• Prathik Murali

The Crown Jewel

Updated: Dec 6, 2020

India has to her credit many detailed texts on architecture dating back a millennia. Mayamata and Manasara are two noteworthy works that discuss engineering and architecture. A reader is in awe and reverence when he understands the level of detailing that can be documented at such early periods of time. Apart from being mere works on architecture these texts also serve as a window to understand some of the social spheres of yesteryear polity.

The text Manasara is assigned the period of the imperial Guptas (around 4th – 5th Century CE). It is attributed to a sage called ‘Manasara’. The text opens with a mythological origin before starting to address the architectural aspects.

It addresses various aspects of architecture such as, measurement, building of courts, houses, construction of buildings with up-to twelve floors etc. It also deals with the making of thrones, swings, windows, doors and crowns.

The chapter on crowns is very intriguing, as are various other chapters. It not only deals in detail about the art of crown making, but categorises the various types of crowns based on the status of the royal people, social occasions to be worn etc. Interestingly, it also gives a description of how royal coronations happened at that point in history.

To understand the varieties and the details given, let us read about a small part of a crown - the jewel band at the base of the crown.

It is said that the band should be adorned with gems and it gives an array of options of designs to choose from;


A ploughshare design is called ‘phAlapatta’, Detailed designs of leaves is called ‘patra pattA’ (literally, a leaf diadem), If studded with nine precious gems, the band is called a ‘ratna-pattA’, If decorated with floral patterns it is known as the ‘pushpa pattA’ etc.

Manasara gives a detailed account of the intricacies involved in decorations surrounding the band also. The band is to be divided equally into four, of which one part is to be studded with jewels. Below the said jewel, a crescent moon is to be placed. Garlands (of pearls) are to be suspended from this part onto the lowest quarter.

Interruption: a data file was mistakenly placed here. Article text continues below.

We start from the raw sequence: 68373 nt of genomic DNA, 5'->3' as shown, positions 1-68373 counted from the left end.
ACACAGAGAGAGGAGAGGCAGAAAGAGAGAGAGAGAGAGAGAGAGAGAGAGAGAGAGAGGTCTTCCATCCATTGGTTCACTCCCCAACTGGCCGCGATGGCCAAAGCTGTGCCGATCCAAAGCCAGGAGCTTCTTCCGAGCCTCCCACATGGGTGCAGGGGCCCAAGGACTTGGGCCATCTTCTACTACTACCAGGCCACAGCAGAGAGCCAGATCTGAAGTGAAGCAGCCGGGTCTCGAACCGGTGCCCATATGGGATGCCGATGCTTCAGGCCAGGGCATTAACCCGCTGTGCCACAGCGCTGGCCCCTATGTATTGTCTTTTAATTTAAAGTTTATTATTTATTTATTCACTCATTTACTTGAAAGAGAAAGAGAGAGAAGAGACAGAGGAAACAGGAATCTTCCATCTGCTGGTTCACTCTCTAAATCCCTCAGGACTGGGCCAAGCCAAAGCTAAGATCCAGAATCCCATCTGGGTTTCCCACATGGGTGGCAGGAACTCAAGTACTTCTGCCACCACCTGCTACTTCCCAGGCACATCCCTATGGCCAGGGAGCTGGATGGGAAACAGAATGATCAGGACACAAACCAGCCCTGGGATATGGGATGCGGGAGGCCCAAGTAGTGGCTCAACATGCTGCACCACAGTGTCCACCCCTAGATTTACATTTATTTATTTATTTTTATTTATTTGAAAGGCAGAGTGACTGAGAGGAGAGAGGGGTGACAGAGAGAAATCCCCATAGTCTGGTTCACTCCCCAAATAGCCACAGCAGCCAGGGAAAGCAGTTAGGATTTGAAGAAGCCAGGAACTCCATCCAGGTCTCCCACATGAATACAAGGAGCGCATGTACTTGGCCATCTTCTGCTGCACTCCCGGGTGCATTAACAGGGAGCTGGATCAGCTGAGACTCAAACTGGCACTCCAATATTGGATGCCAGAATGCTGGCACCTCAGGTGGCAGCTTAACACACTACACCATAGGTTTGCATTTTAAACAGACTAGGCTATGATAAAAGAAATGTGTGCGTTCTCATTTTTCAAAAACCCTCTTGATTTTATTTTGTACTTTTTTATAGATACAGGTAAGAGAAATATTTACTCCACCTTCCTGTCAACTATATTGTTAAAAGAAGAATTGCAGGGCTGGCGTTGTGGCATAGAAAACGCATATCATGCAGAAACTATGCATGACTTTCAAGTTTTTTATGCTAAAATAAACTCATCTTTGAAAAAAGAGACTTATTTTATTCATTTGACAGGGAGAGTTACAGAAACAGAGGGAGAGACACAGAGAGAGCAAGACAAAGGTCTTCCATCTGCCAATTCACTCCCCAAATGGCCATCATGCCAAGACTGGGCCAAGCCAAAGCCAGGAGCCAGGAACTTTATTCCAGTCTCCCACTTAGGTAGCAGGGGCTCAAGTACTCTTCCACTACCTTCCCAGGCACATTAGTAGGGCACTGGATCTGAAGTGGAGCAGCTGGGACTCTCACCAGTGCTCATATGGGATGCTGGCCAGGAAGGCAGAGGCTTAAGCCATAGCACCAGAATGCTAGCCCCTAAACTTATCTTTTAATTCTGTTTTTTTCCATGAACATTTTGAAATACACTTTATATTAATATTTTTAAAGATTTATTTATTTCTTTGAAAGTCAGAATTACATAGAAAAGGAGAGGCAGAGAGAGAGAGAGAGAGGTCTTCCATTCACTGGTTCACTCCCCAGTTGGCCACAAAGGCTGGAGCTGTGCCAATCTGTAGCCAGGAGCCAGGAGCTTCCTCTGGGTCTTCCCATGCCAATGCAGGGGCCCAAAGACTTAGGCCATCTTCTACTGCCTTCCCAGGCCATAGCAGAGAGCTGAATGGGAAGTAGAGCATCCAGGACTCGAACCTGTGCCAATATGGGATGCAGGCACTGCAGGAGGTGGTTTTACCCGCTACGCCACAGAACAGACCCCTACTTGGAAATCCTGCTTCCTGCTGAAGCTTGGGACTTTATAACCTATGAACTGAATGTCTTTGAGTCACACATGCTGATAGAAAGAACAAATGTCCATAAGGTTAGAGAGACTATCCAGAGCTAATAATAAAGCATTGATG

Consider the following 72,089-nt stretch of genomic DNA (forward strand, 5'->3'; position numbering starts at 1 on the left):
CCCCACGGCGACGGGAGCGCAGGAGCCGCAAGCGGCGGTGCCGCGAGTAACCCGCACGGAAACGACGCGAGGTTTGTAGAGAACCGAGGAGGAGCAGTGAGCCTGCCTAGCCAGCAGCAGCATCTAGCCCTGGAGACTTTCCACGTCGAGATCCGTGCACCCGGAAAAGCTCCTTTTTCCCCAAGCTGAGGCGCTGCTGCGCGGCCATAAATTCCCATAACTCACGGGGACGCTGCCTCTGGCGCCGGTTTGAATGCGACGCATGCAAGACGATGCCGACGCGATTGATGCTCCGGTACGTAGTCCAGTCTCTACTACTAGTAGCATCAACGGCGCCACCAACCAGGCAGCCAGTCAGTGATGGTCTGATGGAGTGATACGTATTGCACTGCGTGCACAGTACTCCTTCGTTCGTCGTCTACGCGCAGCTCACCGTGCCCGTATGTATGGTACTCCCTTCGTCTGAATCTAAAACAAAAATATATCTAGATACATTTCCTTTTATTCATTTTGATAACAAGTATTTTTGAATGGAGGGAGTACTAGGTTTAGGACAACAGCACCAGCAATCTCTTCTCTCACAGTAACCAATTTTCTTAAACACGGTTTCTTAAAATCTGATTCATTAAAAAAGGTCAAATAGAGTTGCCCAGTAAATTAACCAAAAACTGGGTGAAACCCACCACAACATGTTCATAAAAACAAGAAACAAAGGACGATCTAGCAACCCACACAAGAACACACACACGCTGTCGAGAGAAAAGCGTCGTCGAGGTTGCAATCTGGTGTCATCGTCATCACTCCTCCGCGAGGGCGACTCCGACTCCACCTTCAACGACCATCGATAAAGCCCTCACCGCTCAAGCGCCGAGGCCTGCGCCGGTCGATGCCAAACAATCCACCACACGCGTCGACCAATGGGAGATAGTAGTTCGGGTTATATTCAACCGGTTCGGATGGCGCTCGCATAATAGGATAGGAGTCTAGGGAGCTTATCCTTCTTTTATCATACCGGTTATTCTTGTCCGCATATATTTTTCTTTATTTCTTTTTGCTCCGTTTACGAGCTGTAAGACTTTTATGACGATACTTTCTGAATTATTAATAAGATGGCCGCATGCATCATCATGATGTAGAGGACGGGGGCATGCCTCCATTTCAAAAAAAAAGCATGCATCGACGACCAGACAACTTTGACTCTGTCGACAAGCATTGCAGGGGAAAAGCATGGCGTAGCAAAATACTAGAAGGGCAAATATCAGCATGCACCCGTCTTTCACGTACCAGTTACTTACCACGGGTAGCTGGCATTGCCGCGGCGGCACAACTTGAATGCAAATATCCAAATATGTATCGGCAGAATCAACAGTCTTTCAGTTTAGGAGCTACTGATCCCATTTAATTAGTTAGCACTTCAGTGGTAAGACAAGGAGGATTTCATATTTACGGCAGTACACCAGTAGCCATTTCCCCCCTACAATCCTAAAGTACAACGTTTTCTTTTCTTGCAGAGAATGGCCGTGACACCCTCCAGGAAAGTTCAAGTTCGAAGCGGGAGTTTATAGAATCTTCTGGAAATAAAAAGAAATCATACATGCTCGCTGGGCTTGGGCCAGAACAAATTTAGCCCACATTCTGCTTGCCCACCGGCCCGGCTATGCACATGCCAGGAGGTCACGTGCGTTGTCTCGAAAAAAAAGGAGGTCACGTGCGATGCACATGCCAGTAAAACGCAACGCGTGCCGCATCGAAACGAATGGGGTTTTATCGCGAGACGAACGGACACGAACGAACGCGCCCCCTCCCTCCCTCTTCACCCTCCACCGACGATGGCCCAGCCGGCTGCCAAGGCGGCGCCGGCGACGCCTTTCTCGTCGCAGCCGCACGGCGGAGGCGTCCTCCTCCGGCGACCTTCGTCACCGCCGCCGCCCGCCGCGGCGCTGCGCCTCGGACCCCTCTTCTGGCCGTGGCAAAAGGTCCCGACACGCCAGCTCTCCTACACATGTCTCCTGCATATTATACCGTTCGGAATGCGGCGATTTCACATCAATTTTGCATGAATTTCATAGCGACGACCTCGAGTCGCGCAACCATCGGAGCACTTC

It also talks about the ceremonious crowning of the King. It is said that the king must be seated on the north of the hall and that various incantations must be chanted before him.

The king is asked to wear fine silk cloth with a goose motif on it and is asked to smear sandal, musk and saffron over his body. The king must be seated on a throne made with lion handles (a Simhasana), under a depiction of an ornamental tree (The kalpa tree, believed to grant wishes). The crown must be placed on him while the queen is seated beside him, after which collerium must be applied to his eyes. People are asked to wave lights to the royal couple.


The king, after the ritual crowning is asked to alight an elephant to do a ritual tour of the main streets of the city, while being whisked by ladies and seated under an umbrella which is decorated with creepers and mirrors. The procession must contain music and dance.

Manasara also describes a peculiar ritual where, after the king completes the tour of the streets and enters the palace again, he is to be blindfolded and various objects signifying both good and bad omens are to be scattered before him. He is to touch any one object, which will then be interpreted by the astrologers and remedial measures suggested accordingly.



It is said that if the king touched gold or iron the people will prosper and that it would be unfortunate if he touches anything that symbolizes bad omen.

An ordinary reader is overwhelmed with detail while going through a text like Manasara. Without an academic interest the natural reaction would be to stop reading. However, the beauty lies in the details that have been documented over 1500 years ago, by Indians who felt that it is not only essential to merely practice such detailed craftsmanship, but codify it and produce literary works for the future to benefit.


The author can be contacted at sahagamana@gmail.com



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